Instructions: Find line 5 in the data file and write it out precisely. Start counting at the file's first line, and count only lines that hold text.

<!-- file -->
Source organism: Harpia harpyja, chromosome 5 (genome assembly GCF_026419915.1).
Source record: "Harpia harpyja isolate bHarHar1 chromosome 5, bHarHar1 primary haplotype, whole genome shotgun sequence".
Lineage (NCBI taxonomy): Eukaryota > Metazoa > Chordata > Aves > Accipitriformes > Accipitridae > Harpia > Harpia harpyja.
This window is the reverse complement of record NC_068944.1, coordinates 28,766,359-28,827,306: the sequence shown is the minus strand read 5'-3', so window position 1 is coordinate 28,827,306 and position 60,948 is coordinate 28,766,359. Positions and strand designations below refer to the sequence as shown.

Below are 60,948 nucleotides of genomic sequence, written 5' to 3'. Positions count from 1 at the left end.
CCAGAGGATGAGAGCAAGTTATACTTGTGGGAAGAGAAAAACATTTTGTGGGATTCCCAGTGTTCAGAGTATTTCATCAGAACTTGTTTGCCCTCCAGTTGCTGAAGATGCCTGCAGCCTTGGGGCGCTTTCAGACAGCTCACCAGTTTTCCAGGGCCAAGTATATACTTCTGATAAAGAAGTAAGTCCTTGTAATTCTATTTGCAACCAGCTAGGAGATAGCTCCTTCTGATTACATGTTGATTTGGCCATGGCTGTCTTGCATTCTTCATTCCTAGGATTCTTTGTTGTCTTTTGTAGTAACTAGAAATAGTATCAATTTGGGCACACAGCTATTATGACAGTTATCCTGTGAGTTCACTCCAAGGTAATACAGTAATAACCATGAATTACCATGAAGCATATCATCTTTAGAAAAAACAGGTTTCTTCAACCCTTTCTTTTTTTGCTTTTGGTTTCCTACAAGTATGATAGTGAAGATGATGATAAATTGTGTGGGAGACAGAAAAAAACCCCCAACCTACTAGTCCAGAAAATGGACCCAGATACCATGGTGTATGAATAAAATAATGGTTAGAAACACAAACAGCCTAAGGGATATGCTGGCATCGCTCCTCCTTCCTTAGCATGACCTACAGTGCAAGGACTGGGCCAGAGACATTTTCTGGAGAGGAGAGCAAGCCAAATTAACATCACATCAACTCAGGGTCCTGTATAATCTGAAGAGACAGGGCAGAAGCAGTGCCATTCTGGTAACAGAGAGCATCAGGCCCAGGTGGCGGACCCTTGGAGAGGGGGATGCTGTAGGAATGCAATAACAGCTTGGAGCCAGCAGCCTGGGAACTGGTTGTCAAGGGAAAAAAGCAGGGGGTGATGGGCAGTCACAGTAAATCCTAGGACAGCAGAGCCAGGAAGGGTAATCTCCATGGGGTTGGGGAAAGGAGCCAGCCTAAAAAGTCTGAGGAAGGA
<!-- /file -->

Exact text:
Below are 60,948 nucleotides of genomic sequence, written 5' to 3'. Positions count from 1 at the left end.